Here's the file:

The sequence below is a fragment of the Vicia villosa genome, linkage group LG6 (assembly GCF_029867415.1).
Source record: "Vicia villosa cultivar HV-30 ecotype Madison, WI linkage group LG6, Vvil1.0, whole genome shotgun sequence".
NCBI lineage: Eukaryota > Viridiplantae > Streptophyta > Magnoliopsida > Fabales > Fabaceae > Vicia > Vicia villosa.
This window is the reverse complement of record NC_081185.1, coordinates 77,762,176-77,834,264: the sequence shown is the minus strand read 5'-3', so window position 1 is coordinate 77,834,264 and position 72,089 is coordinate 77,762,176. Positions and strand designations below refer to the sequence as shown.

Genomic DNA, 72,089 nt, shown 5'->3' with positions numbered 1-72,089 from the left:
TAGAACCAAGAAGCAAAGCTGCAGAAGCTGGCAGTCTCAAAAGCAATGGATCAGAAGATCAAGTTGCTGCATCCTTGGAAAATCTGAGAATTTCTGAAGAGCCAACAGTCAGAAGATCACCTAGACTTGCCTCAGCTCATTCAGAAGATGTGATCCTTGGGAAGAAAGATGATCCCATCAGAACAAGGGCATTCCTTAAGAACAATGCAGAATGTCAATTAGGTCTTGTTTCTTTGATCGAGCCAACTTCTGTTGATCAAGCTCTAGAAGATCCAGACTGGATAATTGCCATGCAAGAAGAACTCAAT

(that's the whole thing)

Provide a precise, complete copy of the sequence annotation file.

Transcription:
The sequence below is a fragment of the Vicia villosa genome, linkage group LG6 (assembly GCF_029867415.1).
Source record: "Vicia villosa cultivar HV-30 ecotype Madison, WI linkage group LG6, Vvil1.0, whole genome shotgun sequence".
NCBI lineage: Eukaryota > Viridiplantae > Streptophyta > Magnoliopsida > Fabales > Fabaceae > Vicia > Vicia villosa.
This window is the reverse complement of record NC_081185.1, coordinates 77,762,176-77,834,264: the sequence shown is the minus strand read 5'-3', so window position 1 is coordinate 77,834,264 and position 72,089 is coordinate 77,762,176. Positions and strand designations below refer to the sequence as shown.

Genomic DNA, 72,089 nt, shown 5'->3' with positions numbered 1-72,089 from the left:
TAGAACCAAGAAGCAAAGCTGCAGAAGCTGGCAGTCTCAAAAGCAATGGATCAGAAGATCAAGTTGCTGCATCCTTGGAAAATCTGAGAATTTCTGAAGAGCCAACAGTCAGAAGATCACCTAGACTTGCCTCAGCTCATTCAGAAGATGTGATCCTTGGGAAGAAAGATGATCCCATCAGAACAAGGGCATTCCTTAAGAACAATGCAGAATGTCAATTAGGTCTTGTTTCTTTGATCGAGCCAACTTCTGTTGATCAAGCTCTAGAAGATCCAGACTGGATAATTGCCATGCAAGAAGAACTCAAT